“That’s true. But not my choice. And listen, I know I thanked you—”
Loki rolls his eyes. Bucky, who’s sitting next to Steve like he’s been there the whole time—which he hasn’t—does the same.
“But,” Steve continues, “thanks again. You saved my life.”
“I assure you my choices were limited, Captain.”
“Steve,” Loki repeats, spitting it out like a mouthful of sour wine. It doesn’t bother him that Loki is underplaying the situation. After all, Loki saved him from ice sickness and food poisoning, all in one week, so Steve has no room to complain.
He swallows the first bite of sandwich and says, “Do... Jotunn?” He casts a quick look towards Loki to see if he’s used the correct term. Loki’s jaw tightens at the mention of his heritage, but nods. “Jotunn,” Steve repeats. “Do they—you—eat?”
“Of course we eat,” Loki sharply replies. “Is my true nature so offensive that you would think otherwise?”
Gabe whistles at the defensive answer; Steve desperately ignores him.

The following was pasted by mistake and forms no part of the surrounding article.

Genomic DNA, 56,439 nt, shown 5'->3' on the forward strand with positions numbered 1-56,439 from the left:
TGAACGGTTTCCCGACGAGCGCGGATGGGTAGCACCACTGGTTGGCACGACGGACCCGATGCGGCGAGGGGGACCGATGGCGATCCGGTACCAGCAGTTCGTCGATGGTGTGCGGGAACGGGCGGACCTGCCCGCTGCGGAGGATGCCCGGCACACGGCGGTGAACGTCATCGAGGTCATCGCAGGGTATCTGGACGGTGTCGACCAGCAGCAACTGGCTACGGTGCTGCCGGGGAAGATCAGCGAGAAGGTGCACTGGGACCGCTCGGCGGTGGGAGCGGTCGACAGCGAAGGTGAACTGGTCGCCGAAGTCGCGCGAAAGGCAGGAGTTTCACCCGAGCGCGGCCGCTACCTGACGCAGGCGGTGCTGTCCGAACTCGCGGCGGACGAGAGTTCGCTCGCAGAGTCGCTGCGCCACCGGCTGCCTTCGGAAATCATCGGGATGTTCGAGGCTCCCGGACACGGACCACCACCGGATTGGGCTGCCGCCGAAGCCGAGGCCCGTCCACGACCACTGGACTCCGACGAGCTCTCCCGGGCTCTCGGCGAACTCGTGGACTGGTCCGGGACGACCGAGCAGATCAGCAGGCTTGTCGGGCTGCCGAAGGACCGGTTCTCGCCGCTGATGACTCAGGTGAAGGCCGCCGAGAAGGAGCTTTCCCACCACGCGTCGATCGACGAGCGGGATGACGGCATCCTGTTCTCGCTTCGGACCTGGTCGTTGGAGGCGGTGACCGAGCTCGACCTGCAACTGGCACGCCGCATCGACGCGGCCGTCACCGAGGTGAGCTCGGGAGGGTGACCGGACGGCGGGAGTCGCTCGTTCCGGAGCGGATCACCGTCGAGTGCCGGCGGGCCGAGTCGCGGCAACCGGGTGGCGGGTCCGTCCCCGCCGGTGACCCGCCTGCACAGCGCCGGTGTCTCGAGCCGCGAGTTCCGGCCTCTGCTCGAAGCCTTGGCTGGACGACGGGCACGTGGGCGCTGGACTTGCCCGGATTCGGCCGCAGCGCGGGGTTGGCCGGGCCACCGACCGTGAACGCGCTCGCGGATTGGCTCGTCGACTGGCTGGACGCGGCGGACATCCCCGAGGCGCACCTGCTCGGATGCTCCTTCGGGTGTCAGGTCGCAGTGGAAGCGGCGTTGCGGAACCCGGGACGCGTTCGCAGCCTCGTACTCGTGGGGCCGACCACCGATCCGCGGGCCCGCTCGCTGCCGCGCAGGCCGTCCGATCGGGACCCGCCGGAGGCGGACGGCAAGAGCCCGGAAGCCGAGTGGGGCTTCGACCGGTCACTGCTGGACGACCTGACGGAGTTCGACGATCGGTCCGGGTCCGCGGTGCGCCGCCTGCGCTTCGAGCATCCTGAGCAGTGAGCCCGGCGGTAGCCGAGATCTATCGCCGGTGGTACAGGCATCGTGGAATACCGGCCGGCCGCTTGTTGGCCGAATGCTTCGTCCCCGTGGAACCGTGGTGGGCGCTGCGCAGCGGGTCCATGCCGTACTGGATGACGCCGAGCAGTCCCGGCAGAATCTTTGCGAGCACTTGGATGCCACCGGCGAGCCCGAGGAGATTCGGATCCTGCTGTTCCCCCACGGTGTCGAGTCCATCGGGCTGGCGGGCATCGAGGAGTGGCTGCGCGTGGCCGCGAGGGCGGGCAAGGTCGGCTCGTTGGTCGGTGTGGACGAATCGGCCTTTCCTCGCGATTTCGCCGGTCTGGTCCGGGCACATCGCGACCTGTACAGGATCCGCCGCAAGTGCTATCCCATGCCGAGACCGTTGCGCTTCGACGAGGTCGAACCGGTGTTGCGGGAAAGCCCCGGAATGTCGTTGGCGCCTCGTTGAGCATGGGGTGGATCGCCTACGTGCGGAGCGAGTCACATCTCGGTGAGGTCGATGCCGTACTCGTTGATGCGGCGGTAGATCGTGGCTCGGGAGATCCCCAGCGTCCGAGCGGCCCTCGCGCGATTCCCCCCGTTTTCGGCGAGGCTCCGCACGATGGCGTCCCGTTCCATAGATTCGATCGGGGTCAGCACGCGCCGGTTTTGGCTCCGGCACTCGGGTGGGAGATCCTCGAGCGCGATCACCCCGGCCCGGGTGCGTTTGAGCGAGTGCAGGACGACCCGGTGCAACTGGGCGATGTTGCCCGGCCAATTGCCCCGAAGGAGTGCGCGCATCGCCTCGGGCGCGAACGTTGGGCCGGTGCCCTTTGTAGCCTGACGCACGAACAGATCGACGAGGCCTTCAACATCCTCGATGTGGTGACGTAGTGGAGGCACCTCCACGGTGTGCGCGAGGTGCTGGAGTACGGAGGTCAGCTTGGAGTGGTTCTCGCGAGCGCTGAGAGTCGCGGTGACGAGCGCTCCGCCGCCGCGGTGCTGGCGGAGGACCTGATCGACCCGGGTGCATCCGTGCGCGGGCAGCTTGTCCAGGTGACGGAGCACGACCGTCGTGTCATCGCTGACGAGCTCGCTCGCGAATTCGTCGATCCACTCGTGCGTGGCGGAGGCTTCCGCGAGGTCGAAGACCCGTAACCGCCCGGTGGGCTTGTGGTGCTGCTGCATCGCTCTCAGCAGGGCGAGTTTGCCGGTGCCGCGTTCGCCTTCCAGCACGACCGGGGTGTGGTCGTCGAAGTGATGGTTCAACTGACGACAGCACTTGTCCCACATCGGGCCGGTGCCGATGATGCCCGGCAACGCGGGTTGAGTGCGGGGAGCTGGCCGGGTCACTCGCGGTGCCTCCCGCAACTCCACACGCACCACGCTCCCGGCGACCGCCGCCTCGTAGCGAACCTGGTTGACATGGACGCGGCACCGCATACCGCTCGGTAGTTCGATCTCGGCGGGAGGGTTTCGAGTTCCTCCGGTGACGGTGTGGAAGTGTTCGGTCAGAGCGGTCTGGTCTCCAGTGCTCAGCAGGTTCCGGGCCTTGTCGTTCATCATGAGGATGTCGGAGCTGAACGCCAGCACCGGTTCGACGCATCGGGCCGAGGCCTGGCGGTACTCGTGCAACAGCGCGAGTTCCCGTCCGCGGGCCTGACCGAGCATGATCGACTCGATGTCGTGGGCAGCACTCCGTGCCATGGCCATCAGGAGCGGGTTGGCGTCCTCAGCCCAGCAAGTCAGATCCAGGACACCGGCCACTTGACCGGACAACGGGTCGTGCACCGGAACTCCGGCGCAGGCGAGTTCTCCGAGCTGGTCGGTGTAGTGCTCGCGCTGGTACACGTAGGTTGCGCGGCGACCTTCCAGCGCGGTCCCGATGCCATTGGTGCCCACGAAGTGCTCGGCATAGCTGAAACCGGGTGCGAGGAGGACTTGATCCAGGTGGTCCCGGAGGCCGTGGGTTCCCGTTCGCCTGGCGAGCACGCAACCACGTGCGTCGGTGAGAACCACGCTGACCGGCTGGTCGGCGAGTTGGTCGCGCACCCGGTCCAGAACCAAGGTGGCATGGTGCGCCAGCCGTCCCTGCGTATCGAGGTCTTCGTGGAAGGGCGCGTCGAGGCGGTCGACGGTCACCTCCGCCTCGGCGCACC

“I was just asking. You’re an Avenger now, but you never come down for dinner or anything, and it’s not like you aren’t invited. We’d like you to feel welcomed.”
Loki’s unimpressed expression is all Steve needs to correct his turn of phrase.
“Thor and I,” Steve hurriedly amends. “Thor and I would like you to feel welcome. Everyone else’ll come around in their own time.”
“I’m sure they will. Their arms have been open so far.”
“They don’t know you. Their attitudes would be different if you gave them a chance.”
Steve’s sure he’ll find himself alone in a second, Loki tiring of the conversation, but Loki surprises him by saying, “I do not need your pity, Captain, nor do I need you to hold my hand. I am capable of making my own allies.”
“It’s not pity,” Steve argues, tearing off another bite. “But I know what it’s like to not belong anywhere. Before the serum I didn’t have any friends, ‘cept Bucky, and then, afterwards, I still wasn’t really part of a group. Not until the very end.”
“What happened at the end?”
Steve is surprised by the genuine interest Loki has taken. He smiles—at least they’ve connected on some level, outcast to outcast, two men who never belonged in their original place—and makes another sandwich.